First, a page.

The Shakespeare Conference: SHK 17.0592  Friday, 23 June 2006

From: 		John Crowley <This email address is being protected from spambots. You need JavaScript enabled to view it.>
Date: 		Friday, 23 Jun 2006 07:36:41 -0400
Subject: 	The Small Question

Sam Small is unsatisfied that we have accounted for Shakespeare's moral 
effect in the world that regards him as Top Writer.  Shouldn't we, 
having given out this award, be able to show that Shakespeare has done 
more to improve the world than any other writer?  Or at least that he 
has had a demonstrable effect for the better on human life?  Or at least 
SOME good effect, and if not that, then no bad effect?

Well, if this is a competition, maybe Mr. Small could name a few others 
who have had a good moral influence over the centuries, ones he perhaps 
would consider for top places.  I am trying myself, and wondering what 
measure to use.  There are a few witnesses to the good moral influence 
of WS, but not nearly as many (I would think) as to the Gospel writers, 
say, if they are even to get credit for those works.  George Eliot 
instructed a generation or two in right thinking, Victorian style; 
Dickens can be credited for improving the conditions of prisons and 
workhouses and possibly for the treatment of children, at least in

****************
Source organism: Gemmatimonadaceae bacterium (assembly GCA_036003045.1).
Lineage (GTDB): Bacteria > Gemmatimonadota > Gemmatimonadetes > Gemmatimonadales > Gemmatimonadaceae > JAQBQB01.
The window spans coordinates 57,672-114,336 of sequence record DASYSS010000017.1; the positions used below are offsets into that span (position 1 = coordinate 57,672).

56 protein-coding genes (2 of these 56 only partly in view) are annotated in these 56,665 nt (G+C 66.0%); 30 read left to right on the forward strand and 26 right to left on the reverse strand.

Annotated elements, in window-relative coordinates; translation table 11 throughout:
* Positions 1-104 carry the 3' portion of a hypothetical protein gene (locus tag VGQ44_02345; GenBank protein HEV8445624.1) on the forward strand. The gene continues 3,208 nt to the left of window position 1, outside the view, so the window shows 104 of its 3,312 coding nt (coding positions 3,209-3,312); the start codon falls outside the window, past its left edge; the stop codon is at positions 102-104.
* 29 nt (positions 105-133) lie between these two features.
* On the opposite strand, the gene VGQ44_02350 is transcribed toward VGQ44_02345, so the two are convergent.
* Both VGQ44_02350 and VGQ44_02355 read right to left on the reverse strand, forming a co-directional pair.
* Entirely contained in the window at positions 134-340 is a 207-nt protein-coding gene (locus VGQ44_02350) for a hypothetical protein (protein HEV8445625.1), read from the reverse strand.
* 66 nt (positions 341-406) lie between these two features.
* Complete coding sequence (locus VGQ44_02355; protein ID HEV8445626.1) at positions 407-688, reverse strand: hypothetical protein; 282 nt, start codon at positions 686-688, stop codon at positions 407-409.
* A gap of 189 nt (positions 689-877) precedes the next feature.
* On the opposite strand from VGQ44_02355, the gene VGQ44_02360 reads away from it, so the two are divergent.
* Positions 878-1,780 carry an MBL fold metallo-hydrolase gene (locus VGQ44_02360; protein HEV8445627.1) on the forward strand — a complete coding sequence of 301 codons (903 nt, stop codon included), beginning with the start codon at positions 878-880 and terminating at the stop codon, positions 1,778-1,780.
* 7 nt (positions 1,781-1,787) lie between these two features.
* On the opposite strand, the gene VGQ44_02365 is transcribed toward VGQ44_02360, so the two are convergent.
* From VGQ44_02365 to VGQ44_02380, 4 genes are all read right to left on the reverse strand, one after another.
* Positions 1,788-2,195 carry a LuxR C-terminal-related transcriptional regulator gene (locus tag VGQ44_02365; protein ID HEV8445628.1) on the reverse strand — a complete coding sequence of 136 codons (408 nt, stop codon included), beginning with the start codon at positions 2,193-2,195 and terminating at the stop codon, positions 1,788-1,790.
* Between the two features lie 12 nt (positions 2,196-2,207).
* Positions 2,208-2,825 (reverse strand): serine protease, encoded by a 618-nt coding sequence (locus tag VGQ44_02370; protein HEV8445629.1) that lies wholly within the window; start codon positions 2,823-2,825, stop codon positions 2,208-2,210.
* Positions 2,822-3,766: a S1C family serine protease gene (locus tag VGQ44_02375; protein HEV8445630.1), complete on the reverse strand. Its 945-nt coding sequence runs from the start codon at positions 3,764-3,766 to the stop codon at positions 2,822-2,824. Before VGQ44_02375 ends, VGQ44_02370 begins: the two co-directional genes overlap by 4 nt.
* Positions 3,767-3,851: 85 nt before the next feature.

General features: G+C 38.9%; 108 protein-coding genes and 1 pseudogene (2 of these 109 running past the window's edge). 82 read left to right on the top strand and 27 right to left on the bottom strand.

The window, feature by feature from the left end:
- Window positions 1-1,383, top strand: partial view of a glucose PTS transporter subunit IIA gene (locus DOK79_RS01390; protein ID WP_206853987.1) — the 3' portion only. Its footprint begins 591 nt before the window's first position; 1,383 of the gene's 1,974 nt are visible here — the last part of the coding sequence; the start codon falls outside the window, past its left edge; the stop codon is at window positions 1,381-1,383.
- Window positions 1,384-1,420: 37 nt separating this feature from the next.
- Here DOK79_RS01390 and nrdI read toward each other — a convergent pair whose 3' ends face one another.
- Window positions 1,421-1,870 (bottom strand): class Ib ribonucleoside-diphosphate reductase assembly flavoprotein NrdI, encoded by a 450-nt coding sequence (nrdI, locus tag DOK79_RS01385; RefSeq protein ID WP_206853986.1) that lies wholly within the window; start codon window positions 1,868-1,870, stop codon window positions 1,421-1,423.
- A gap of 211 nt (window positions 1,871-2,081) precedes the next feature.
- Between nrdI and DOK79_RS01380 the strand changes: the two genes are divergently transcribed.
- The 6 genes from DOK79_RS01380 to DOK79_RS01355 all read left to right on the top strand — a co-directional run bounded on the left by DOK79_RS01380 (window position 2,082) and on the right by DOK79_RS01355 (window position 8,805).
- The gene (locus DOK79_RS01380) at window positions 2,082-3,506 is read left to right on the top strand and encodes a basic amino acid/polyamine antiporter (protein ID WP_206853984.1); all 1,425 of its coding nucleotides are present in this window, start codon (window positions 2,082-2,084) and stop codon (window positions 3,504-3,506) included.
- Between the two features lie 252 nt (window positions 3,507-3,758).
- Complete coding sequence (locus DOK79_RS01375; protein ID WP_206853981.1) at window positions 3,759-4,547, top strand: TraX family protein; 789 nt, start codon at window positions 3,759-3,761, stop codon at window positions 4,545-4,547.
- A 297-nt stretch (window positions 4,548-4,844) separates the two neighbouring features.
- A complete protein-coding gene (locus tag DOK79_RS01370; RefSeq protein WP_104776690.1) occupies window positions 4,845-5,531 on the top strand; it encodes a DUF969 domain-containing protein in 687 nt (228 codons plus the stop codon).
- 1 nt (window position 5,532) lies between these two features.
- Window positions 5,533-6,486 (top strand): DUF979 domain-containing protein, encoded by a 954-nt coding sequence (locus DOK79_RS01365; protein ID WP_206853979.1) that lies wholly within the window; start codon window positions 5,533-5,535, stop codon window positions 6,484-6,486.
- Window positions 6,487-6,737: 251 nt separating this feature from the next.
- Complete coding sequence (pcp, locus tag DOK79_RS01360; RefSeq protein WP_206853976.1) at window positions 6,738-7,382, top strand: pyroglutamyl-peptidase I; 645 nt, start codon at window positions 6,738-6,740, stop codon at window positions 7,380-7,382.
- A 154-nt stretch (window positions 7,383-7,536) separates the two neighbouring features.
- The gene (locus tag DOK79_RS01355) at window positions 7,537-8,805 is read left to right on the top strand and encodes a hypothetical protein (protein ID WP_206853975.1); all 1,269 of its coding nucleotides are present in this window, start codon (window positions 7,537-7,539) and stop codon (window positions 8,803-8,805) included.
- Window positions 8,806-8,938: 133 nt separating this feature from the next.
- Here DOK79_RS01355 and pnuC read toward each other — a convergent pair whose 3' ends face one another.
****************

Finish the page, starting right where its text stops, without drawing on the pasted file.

English-speaking countries.  I think, though, that a list figured on 
these principles would look a little odd, if restricted to the writers 
of imaginative literatuire and excluding hortatory moralists (Plato, 
Bacon, Confucius).  Strange to have a list that would put -- say  -- 
"All Quiet on the Western Front" or "The Man with the Golden Arm" or 
Upton Sinclair's "The Jungle" above -- say -- "Madame Bovary" and 
"Ulysses" and the works of WS.  Hard even to imagine where Marlowe and 
Webster would fall, the bottom I guess, down with pornographers and 
novels by Nazis, though Dante might rank high still.  Something is, 
however, very wrong here, and Mr. Small might look into "The Secular 
Scripture" by Northrop Frye for a sophisticated account of what 
imaginative literature is really about, and what it is not about, and 
how much this has distressed readers who share Mr. Small's apparent view 
of its worth or lack thereof.

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Hardy M. Cook, This email address is being protected from spambots. You need JavaScript enabled to view it.
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